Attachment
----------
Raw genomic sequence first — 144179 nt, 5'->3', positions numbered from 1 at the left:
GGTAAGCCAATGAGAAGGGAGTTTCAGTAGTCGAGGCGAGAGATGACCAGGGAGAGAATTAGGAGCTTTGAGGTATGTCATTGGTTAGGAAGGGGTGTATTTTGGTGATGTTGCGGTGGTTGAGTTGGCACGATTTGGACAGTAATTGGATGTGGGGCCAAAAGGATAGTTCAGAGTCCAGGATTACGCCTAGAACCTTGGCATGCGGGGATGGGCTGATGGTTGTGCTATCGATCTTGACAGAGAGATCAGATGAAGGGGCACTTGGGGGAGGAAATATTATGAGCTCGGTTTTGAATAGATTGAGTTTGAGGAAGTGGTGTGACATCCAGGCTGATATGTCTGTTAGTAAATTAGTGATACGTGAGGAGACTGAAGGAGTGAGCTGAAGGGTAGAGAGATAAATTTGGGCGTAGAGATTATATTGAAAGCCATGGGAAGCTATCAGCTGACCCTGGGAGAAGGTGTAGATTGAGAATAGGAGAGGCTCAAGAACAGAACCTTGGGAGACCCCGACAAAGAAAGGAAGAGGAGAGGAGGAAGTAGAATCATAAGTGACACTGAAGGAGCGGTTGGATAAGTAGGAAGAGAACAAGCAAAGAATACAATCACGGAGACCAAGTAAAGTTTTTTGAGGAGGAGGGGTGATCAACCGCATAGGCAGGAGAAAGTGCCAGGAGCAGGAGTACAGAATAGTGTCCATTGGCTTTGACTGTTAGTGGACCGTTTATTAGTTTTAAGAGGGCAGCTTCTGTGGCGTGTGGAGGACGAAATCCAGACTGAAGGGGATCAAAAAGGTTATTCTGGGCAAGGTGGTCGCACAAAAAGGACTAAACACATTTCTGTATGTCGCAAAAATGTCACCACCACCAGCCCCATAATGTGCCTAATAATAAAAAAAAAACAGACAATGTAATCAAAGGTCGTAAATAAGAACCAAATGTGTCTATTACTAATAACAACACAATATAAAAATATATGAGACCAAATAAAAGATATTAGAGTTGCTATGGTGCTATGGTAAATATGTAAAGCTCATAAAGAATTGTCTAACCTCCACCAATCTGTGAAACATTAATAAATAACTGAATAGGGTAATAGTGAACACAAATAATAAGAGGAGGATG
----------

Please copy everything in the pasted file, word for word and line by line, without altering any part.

Raw genomic sequence first — 144179 nt, 5'->3', positions numbered from 1 at the left:
GGTAAGCCAATGAGAAGGGAGTTTCAGTAGTCGAGGCGAGAGATGACCAGGGAGAGAATTAGGAGCTTTGAGGTATGTCATTGGTTAGGAAGGGGTGTATTTTGGTGATGTTGCGGTGGTTGAGTTGGCACGATTTGGACAGTAATTGGATGTGGGGCCAAAAGGATAGTTCAGAGTCCAGGATTACGCCTAGAACCTTGGCATGCGGGGATGGGCTGATGGTTGTGCTATCGATCTTGACAGAGAGATCAGATGAAGGGGCACTTGGGGGAGGAAATATTATGAGCTCGGTTTTGAATAGATTGAGTTTGAGGAAGTGGTGTGACATCCAGGCTGATATGTCTGTTAGTAAATTAGTGATACGTGAGGAGACTGAAGGAGTGAGCTGAAGGGTAGAGAGATAAATTTGGGCGTAGAGATTATATTGAAAGCCATGGGAAGCTATCAGCTGACCCTGGGAGAAGGTGTAGATTGAGAATAGGAGAGGCTCAAGAACAGAACCTTGGGAGACCCCGACAAAGAAAGGAAGAGGAGAGGAGGAAGTAGAATCATAAGTGACACTGAAGGAGCGGTTGGATAAGTAGGAAGAGAACAAGCAAAGAATACAATCACGGAGACCAAGTAAAGTTTTTTGAGGAGGAGGGGTGATCAACCGCATAGGCAGGAGAAAGTGCCAGGAGCAGGAGTACAGAATAGTGTCCATTGGCTTTGACTGTTAGTGGACCGTTTATTAGTTTTAAGAGGGCAGCTTCTGTGGCGTGTGGAGGACGAAATCCAGACTGAAGGGGATCAAAAAGGTTATTCTGGGCAAGGTGGTCGCACAAAAAGGACTAAACACATTTCTGTATGTCGCAAAAATGTCACCACCACCAGCCCCATAATGTGCCTAATAATAAAAAAAAAACAGACAATGTAATCAAAGGTCGTAAATAAGAACCAAATGTGTCTATTACTAATAACAACACAATATAAAAATATATGAGACCAAATAAAAGATATTAGAGTTGCTATGGTGCTATGGTAAATATGTAAAGCTCATAAAGAATTGTCTAACCTCCACCAATCTGTGAAACATTAATAAATAACTGAATAGGGTAATAGTGAACACAAATAATAAGAGGAGGATG